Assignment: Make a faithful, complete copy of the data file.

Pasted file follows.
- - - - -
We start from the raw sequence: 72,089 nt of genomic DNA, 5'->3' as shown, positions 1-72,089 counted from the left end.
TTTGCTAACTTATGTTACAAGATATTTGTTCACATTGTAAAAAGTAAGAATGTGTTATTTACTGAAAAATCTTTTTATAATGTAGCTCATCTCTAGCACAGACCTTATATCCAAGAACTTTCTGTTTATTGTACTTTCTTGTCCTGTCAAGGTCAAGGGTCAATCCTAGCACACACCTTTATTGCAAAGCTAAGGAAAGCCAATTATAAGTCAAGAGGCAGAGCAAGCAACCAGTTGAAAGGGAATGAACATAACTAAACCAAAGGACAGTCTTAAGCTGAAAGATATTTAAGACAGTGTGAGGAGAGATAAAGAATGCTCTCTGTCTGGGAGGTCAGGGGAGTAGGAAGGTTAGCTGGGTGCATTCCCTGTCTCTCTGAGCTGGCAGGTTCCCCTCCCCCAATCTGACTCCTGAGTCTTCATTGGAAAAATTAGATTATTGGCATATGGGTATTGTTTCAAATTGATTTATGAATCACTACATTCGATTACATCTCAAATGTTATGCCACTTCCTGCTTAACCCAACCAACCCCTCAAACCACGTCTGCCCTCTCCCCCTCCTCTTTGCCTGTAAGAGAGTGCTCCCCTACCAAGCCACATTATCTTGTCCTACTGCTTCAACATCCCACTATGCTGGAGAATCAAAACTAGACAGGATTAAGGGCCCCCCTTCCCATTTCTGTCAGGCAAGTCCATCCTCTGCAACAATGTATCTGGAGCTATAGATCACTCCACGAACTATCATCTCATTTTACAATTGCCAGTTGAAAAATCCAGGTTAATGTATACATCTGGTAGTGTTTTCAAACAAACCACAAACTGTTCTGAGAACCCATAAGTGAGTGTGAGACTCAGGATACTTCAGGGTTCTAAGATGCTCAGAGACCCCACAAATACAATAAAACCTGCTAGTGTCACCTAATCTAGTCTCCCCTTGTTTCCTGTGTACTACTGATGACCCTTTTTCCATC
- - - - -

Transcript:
We start from the raw sequence: 72,089 nt of genomic DNA, 5'->3' as shown, positions 1-72,089 counted from the left end.
TTTGCTAACTTATGTTACAAGATATTTGTTCACATTGTAAAAAGTAAGAATGTGTTATTTACTGAAAAATCTTTTTATAATGTAGCTCATCTCTAGCACAGACCTTATATCCAAGAACTTTCTGTTTATTGTACTTTCTTGTCCTGTCAAGGTCAAGGGTCAATCCTAGCACACACCTTTATTGCAAAGCTAAGGAAAGCCAATTATAAGTCAAGAGGCAGAGCAAGCAACCAGTTGAAAGGGAATGAACATAACTAAACCAAAGGACAGTCTTAAGCTGAAAGATATTTAAGACAGTGTGAGGAGAGATAAAGAATGCTCTCTGTCTGGGAGGTCAGGGGAGTAGGAAGGTTAGCTGGGTGCATTCCCTGTCTCTCTGAGCTGGCAGGTTCCCCTCCCCCAATCTGACTCCTGAGTCTTCATTGGAAAAATTAGATTATTGGCATATGGGTATTGTTTCAAATTGATTTATGAATCACTACATTCGATTACATCTCAAATGTTATGCCACTTCCTGCTTAACCCAACCAACCCCTCAAACCACGTCTGCCCTCTCCCCCTCCTCTTTGCCTGTAAGAGAGTGCTCCCCTACCAAGCCACATTATCTTGTCCTACTGCTTCAACATCCCACTATGCTGGAGAATCAAAACTAGACAGGATTAAGGGCCCCCCTTCCCATTTCTGTCAGGCAAGTCCATCCTCTGCAACAATGTATCTGGAGCTATAGATCACTCCACGAACTATCATCTCATTTTACAATTGCCAGTTGAAAAATCCAGGTTAATGTATACATCTGGTAGTGTTTTCAAACAAACCACAAACTGTTCTGAGAACCCATAAGTGAGTGTGAGACTCAGGATACTTCAGGGTTCTAAGATGCTCAGAGACCCCACAAATACAATAAAACCTGCTAGTGTCACCTAATCTAGTCTCCCCTTGTTTCCTGTGTACTACTGATGACCCTTTTTCCATC